Stone Age European Art
A herd of horses
(Chauvet cave, France, ca. 30,000 BC)
The first modern humans who arrived in Northern Europe, around 45,000 BC, don't seem to have made any art. But by around 30,000 BC, around the time that the last of the Neanderthals died, the modern humans began to paint vivid, exciting scenes on the walls of the caves where they lived and worked. This may be about the same time that people in South Africa also started to do rock art.
First carving of a human face
(Brassempouy, France, ca. 25000 BC)
Not long after they started painting, these people were also carving small stone and ivory statues of people and animals. Some of these may have had a religious purpose, but they could also be for decoration or for artistic expression (if there was even any difference).
Lascaux cave painting of a horse (ca. 13,000 BC)
A thinking man and a sitting woman,
Cernavoda, Romania, ca. 5000 BC
European artists continued to create new cave paintings, off and on, until about 8000 BC, but after that, people in Northern Europe seem to have lost interest in painting animals or carving people, and instead they created only abstract patterns and designs. Further south, in Spain, Italy, Romania, and southern France, they continued to paint and sculpt people into the Neolithic and the Bronze Age, along with geometric designs.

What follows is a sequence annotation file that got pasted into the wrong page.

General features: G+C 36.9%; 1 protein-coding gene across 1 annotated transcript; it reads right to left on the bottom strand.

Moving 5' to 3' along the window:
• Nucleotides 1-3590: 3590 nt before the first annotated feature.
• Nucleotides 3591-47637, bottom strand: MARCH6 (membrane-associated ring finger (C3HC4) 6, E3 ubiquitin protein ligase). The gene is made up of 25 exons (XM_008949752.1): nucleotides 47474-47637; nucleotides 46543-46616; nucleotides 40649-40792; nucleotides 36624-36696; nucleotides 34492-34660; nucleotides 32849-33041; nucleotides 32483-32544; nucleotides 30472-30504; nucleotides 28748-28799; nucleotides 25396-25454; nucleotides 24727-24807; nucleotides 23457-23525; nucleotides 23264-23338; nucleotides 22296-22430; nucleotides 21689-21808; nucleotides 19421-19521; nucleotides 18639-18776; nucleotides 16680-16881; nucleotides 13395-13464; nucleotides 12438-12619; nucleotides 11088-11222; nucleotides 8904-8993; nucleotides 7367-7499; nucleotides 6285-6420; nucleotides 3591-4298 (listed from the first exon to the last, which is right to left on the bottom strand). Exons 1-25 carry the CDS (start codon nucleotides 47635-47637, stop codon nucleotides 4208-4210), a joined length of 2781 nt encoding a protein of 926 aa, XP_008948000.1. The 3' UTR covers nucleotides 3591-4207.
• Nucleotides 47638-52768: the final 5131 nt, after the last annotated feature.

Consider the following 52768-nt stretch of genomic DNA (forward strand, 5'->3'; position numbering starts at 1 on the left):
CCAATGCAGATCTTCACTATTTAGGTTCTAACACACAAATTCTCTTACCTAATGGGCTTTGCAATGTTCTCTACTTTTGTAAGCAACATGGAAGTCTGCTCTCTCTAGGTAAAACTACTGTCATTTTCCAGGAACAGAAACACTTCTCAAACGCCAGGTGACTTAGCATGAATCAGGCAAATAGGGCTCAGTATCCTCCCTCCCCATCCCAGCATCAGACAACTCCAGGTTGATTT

Bibliography and further reading about early European art:
Cool stuff we've been enjoying: Looking for birthday gifts? Check out these new Chromebooks - all the computer you need for only $229.00!. Then study in peace with these Beats wireless headphones - for the exact same price! When you're done, show off your presentation or watch a movie with this excellent smartphone projector for only $39.99!